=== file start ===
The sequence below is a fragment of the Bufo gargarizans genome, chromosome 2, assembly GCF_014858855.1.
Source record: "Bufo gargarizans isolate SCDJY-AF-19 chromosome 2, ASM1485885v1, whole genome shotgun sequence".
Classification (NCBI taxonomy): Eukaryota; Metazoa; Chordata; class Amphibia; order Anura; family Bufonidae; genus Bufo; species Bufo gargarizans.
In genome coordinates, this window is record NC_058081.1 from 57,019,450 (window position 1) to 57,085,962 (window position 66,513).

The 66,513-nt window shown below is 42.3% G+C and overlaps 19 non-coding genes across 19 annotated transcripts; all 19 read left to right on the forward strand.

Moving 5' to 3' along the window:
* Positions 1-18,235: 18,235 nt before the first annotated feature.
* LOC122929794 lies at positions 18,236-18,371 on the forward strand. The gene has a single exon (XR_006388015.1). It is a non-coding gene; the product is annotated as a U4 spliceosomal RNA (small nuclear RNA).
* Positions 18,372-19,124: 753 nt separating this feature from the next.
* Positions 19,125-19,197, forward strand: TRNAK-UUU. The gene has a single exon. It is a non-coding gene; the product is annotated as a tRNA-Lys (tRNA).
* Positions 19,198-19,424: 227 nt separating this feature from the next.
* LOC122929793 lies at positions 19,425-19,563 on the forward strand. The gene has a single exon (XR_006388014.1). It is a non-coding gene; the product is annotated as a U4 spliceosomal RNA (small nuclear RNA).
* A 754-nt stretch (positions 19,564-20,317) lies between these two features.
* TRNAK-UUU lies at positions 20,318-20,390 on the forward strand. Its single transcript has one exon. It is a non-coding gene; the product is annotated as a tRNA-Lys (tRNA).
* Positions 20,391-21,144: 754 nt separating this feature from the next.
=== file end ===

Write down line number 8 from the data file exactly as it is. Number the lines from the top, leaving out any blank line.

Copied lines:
* LOC122929794 lies at positions 18,236-18,371 on the forward strand. The gene has a single exon (XR_006388015.1). It is a non-coding gene; the product is annotated as a U4 spliceosomal RNA (small nuclear RNA).